The work of growing diversity, equity and inclusion in design and media is an ongoing challenge. Design firms have historically struggled as have traditional or mainstream media companies. Silicon Valley tech companies, many of which rest at the latest intersection of media and design, continue to struggle when it comes to recruiting diverse talent and maintaining equitable and inclusive work environments.
“…what we do is we run out and find that thing that we believe in our heads to be true. We see it all the time. That is why most of the time, when local media does something on someone on food stamps, it’s a black woman, and she’s got a bunch of kids, and she’s obese. That is not accidental. You’re just living out your own stereotypes. This is the bias that reporters bring to their job.” — Soledad O’Brien, journalist and Founder and CEO of Starfish Media Group quoted in New York Magazine’s “The Case Against the Media. By the Media.” (2016)
It was unfortunate incidents like this that led me to pursue a career in media production. If I knew how the decision-making and technological processes worked in major media organizations, I could bring greater diversity to the various fields. Or so I thought. Close to a decade later, I realized that working on two fronts was much harder than I had imagined. The deadline demands, the intricacies of the production process and the sheer attention to detail necessary to pull off a weekly television show, publish a newspaper or produce multiple blog posts a day can easily distract from the opportunities to raise awareness — to say nothing of the persistent financial challenges faced by many media organizations.
In an effort to discover creative solutions to entirely new and changing problems, media executives are beginning to adopt design thinking methods, modes and mindsets beyond their formal design departments. Journalists, editors and media executives are engaging in introductory design thinking experiences in an attempt to learn and spread design thinking throughout their organizations.
It became clear to me that a new kind of design thinking learning experience that addressed unconscious bias might help bring positive change to both the media and design arenas, broadening the learning and teaching opportunities for both media makers and designers as well as other professional areas.
As I was working my way towards this thesis, I crossed paths with Amy Lazarus, the CEO and Founder of Inclusion Ventures, which offers a suite of services to help organizations grow diversity, equity and inclusion. Prior to founding Inclusion Ventures, Amy also served as the executive director of Sustained Dialogue Campus Network before becoming the executive director of its parent organization, the International Institute for Sustained Dialogue. In the interest of full disclosure, I have known Amy for years as a fellow member of the World Economic Forum’s Global Shapers initiative. But it was Amy’s expertise and perspective that made her the collaborator I needed. She was someone with relevant expertise and a perspective on both design thinking and unconscious bias that differed from my own.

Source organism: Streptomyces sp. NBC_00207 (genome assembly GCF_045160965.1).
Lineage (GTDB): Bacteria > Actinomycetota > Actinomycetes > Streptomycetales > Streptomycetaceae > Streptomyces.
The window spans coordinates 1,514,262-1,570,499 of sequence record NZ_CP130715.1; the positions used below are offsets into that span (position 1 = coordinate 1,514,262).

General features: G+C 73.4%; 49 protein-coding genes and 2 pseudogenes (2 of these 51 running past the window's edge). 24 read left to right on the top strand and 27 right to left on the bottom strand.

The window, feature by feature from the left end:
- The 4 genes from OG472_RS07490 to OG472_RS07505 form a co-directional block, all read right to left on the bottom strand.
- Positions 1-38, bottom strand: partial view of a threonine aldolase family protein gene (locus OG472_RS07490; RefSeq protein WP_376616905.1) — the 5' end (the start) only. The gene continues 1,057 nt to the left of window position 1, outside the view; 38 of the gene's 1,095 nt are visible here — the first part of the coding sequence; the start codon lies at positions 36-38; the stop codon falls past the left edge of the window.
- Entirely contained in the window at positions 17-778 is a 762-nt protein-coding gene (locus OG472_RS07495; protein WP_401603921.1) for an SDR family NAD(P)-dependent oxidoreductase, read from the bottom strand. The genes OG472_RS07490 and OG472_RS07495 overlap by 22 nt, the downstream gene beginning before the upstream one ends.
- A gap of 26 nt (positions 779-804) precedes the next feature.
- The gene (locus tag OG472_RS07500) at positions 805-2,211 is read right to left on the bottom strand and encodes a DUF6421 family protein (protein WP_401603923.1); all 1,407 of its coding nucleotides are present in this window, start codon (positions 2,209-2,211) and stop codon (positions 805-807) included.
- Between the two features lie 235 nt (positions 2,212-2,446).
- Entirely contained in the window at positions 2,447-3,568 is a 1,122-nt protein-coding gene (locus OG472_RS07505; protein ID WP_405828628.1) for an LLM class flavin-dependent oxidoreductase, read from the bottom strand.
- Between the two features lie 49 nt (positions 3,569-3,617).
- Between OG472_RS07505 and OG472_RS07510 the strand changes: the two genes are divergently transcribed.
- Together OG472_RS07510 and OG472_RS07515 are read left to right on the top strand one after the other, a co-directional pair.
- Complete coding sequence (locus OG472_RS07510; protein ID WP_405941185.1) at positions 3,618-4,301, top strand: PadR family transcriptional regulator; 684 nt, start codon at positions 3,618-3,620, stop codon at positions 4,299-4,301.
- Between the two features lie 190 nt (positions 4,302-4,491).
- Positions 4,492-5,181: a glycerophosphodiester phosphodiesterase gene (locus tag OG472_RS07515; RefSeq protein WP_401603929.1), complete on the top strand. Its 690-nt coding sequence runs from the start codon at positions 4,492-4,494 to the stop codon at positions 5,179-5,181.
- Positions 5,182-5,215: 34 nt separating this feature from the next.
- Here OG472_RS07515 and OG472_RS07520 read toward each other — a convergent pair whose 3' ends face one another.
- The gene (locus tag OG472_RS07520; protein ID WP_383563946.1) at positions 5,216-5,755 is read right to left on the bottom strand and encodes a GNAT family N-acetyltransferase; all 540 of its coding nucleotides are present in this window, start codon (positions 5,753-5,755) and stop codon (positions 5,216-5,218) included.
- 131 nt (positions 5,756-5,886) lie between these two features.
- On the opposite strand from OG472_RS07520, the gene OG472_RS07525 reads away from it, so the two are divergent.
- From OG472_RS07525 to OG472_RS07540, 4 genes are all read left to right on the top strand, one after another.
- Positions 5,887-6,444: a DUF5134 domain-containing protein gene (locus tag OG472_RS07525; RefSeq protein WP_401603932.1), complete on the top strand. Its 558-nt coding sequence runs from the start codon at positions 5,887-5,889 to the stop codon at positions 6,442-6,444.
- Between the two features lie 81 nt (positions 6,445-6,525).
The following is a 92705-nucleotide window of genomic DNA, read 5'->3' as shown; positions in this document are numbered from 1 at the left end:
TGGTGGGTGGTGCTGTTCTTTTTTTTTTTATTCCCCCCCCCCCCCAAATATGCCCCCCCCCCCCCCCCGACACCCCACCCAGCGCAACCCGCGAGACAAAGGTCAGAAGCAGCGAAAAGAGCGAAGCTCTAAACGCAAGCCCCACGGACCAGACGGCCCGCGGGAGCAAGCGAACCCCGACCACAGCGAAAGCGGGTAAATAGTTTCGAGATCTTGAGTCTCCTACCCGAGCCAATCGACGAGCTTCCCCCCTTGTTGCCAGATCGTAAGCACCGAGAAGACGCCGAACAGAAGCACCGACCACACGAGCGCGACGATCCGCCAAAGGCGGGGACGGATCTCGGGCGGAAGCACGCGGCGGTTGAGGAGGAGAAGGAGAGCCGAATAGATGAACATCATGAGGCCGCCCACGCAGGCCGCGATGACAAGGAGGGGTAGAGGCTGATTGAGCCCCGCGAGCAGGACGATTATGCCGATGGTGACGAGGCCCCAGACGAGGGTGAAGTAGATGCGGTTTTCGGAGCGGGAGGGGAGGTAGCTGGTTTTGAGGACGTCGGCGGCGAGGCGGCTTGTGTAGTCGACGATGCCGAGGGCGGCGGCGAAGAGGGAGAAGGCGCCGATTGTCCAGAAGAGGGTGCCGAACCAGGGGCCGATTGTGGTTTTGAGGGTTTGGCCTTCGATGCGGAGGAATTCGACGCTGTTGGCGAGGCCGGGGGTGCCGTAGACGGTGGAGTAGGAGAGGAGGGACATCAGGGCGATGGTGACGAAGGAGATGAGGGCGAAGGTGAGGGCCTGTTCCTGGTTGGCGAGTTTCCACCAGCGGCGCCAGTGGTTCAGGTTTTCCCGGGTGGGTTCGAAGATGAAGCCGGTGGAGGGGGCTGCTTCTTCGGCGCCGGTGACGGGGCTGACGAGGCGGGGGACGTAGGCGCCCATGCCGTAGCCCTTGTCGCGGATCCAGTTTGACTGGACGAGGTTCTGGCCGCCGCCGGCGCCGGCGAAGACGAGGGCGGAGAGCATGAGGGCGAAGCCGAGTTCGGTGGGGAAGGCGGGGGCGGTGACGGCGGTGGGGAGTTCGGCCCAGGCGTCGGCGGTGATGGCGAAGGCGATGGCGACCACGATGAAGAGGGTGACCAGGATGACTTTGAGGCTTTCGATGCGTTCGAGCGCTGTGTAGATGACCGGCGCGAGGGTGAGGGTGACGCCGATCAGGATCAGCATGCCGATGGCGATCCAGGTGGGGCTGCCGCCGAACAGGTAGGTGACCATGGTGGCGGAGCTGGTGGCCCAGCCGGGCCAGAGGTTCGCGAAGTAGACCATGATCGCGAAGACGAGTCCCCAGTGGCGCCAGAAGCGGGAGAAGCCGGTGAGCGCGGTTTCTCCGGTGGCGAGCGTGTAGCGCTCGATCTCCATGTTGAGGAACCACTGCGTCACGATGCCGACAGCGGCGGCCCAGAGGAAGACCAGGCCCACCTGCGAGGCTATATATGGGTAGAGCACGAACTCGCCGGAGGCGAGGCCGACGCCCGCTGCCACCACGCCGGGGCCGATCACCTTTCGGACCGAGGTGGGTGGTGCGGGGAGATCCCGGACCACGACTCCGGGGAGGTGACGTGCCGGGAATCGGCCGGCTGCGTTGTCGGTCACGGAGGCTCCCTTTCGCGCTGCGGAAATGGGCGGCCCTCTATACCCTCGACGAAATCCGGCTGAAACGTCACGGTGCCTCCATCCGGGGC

In August 2015, we got to work. Here is what our initial plan looked like:
Our process continued throughout the year with encouraging highs and frustrating lows. I chronicled much of it here, here, and here on Medium and on my portfolio site ‘Para∆igm’, which became ‘Para∆igm 2.0’, following the addition of new learning experiences, tests and prototypes. This final version of the experience looks different from our original and is the result of a number of iterations. It was built on the feedback both inside and outside of the d.school we received as we ran and tested its various components.
The experience: Design for awareness
The experience exists on multiple levels. There is a card deck of activities and skills that can be engaged in independently, a full workshop participants can run and posters organizations can use to spread awareness of the potential for design thinking and creative problem solving to disrupt unconscious bias when it may lead to negative outcomes.
Ultimately, however, ‘Design for Worldview’ is an invitation. Much like design thinking process maps and mindsets, it is not meant to be taken as gospel. It is, instead, an opportunity to change your worldview about design thinking and unconscious bias education and to create and iterate in the wake of that paradigm shift. These files are a springboard for anyone to develop a design thinking learning experience that not only helps people create great products, but also helps them foster a more diverse, inclusive and equitable world.
The ‘Design for Worldview’ experience was developed at the Stanford d.school by Emi Kolawole in collaboration with Amy Lazarus of Inclusion Ventures, and was funded by Knight Foundation. You can download the full experience here.